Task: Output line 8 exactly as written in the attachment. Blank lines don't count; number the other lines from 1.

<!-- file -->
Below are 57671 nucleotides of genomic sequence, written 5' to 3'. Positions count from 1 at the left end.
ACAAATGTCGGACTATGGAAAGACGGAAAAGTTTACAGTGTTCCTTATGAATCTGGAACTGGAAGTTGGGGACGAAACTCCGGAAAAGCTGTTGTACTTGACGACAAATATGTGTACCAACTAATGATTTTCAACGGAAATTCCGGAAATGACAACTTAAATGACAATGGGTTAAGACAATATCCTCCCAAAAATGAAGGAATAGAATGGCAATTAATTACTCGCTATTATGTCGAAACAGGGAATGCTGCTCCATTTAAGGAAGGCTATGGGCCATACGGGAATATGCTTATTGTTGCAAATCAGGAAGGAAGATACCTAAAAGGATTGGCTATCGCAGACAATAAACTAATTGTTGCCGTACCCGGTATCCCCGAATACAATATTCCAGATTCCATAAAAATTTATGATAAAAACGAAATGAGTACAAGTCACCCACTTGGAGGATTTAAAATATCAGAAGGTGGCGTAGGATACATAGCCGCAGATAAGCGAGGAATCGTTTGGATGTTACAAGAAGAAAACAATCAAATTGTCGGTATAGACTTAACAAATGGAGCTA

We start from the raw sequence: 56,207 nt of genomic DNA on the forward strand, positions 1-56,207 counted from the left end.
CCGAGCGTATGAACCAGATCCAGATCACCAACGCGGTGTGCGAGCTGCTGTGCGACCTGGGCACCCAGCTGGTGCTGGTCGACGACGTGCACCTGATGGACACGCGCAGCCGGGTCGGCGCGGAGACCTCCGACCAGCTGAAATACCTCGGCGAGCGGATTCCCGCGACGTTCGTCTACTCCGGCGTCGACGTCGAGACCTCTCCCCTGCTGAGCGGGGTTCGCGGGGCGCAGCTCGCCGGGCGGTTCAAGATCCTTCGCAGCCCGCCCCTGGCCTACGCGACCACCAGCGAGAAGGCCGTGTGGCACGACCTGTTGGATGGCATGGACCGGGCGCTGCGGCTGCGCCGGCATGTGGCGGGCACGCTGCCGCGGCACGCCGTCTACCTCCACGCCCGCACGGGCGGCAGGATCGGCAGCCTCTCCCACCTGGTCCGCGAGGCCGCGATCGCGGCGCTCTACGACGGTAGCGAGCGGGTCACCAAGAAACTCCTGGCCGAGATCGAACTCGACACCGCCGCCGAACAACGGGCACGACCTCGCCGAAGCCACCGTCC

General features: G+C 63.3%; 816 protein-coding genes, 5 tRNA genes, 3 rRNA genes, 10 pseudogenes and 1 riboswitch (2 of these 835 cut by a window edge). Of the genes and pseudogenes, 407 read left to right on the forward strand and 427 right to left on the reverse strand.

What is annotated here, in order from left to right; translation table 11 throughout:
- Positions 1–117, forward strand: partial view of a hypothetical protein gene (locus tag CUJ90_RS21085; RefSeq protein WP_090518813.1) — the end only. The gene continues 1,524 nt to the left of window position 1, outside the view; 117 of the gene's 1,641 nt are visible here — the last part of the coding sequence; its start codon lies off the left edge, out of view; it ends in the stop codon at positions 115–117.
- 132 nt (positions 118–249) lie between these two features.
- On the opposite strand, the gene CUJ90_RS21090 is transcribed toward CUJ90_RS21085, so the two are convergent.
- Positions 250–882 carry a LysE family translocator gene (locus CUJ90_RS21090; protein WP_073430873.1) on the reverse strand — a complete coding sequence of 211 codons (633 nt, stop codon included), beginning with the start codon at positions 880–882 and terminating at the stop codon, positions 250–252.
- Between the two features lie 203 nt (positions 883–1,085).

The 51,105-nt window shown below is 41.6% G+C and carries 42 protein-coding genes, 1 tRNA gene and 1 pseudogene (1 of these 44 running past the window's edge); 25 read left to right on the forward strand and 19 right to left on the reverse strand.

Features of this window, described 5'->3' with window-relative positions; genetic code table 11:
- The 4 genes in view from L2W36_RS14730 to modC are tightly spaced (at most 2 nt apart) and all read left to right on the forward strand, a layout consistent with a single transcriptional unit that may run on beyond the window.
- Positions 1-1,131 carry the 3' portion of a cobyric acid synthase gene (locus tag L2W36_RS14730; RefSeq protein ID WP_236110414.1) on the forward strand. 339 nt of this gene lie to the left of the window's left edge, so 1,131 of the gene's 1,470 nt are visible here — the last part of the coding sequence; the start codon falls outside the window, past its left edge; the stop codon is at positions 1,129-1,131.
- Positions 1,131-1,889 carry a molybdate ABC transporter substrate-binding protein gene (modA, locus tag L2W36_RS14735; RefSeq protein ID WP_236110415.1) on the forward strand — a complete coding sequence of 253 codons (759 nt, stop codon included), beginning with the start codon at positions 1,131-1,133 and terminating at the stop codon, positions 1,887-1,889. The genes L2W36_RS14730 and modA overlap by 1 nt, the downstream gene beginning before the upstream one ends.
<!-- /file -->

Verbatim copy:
- 132 nt (positions 118–249) lie between these two features.